Reaching IEA's goal would require developed countries to reduce their emissions 70 percent to 80 percent from today's levels and developing countries to aim for a 30 percent drop.

Peter Taylor, head of the IEA Energy Technology Policy Division, emphasized that industrialized countries must be leaders for the plan to gain a foothold.

"We must act now," he noted. "We have to make that (developing) countries do not follow the dirty development path that (developed) countries have done to date."


Is a Price on Carbon Necessary?

In the IEA's eyes, putting a price on carbon is a necessary and laudable goal that governments should pursue. But as a solo act, that pricing doesn't have enough oomph to muscle the market into sustaining the tremendous turnaround in clean energy IEA is promoting.

IEA's report recommends complementing carbon pricing with energy technology policies and research and development programs. For example, IEA calls for governments to commit up to five times as much money toward research and development in low-carbon technologies.

Already, IEA member countries and other major economies have committed to doubling public-sector investments in low-carbon research projects by 2015, the report states.

"These are formidable challenges, Taylor said, adding that carbon emissions must peak in 2020 and then taper off for IEA's ideal scenario to have a prayer of succeeding. "This has to be a truly global effort. Government, industry and consumers have to cooperate."

Divvying Up the Dollars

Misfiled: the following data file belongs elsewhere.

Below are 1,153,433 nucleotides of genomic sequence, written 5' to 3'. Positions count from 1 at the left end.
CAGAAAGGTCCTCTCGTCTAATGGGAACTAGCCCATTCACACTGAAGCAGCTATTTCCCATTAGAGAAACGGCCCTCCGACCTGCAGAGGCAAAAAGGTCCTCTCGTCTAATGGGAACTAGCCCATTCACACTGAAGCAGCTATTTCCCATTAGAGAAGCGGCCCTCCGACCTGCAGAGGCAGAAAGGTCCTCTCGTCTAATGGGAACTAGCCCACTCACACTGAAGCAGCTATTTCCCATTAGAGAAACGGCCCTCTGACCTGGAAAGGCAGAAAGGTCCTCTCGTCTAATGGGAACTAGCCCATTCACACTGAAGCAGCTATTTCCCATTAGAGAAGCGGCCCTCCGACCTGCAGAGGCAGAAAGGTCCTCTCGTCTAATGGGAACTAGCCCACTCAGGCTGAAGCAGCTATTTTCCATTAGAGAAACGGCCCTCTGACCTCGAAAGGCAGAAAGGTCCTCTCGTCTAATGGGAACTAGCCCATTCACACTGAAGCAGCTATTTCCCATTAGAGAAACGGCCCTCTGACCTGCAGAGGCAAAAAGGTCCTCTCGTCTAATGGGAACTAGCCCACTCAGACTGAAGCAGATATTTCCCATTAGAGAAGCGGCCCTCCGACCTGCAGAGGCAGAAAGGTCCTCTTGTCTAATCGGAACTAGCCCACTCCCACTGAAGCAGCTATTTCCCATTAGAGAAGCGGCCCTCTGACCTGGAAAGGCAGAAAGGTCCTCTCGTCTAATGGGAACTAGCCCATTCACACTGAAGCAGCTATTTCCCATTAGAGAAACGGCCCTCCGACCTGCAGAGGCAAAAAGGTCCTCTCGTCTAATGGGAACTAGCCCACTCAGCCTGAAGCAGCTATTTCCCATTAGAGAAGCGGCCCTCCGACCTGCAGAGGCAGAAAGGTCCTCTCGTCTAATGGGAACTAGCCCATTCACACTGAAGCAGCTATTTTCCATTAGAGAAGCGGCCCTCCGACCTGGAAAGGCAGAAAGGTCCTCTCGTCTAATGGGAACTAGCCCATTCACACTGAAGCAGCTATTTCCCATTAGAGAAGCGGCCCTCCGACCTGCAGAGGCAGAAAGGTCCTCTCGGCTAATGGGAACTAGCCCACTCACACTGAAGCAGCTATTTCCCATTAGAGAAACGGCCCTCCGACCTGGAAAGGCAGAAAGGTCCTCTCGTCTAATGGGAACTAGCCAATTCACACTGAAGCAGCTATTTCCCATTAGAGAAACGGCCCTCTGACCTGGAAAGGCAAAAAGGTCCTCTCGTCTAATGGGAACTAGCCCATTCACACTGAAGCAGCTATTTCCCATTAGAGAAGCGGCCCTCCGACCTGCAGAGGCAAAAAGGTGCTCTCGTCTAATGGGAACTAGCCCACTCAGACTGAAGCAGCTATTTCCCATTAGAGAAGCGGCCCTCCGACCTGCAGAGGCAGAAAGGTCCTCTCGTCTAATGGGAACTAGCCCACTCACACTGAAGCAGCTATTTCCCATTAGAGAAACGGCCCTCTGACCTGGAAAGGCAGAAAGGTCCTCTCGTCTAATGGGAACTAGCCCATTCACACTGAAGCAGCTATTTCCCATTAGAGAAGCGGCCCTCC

Granted, any plan that calls for investing $46 trillion in low-carbon technologies between now and 2050 is too overwhelming to try to comprehend, even to the mathematically inclined. It sounds like just so much Monopoly money because any number with 12 trailing zeros isn't fathomable to most people.

But to put the figure into perspective, IEA pointed out that the $46 trillion investment over 40 years is only 17 percent higher than what would be spent in the baseline scenario that assumes no changes from today's energy status quo.

Tanaka and Taylor agreed that spending $46 trillion is a bargain for the economic and environmental returns. The IEA report also offers long lists of financial considerations. For instance:

  • At least half of the $46 trillion would be designated for transportation advances. Efficiency improvements with vehicles and lower fuel demands could lead to significant fuel savings of $112 trillion.
  • Today's investments in low-carbon energy technologies need to grow from $165 billion to $750 billion per year by 2030 and then double to $1.6 trillion per year by 2050.
  • Developing countries are in dire need of clean-energy financing. IEA calls for starting with annual investments of $400 billion and ending up with $1 trillion annually by 2050.


IEA Lacking an Enforcement Hammer

No doubt, IEA researchers put hundreds if not thousands of hours into compiling their detailed scenarios. However, the organization has its limits because its advisory role prevents it from wielding any sort of enforcement hammer. Even with environmental and economic disasters unfolding, forcing countries to look out for anything but their own interests can be a cat-herding exercise.

IEA deputy executive director Richard Jones told Solve Climate in a post-presentation interview that the climate meetings in Copenhagen and other similar gatherings indicate that nations seem frustrated with solutions that require negotiations.

"Our plan is consistent with what those types of negotiations were seeking but they don't need those negotiations to get there," he said.

He pointed to Brazil, China, and India as examples of countries that are becoming major clean-energy technology developers, manufacturers and exporters because in spite of their aversion to binding agreements, they are inspired to lower their pollution levels.

"They are seeing opportunities," Jones said. "Even without a price on carbon, these technologies are emerging."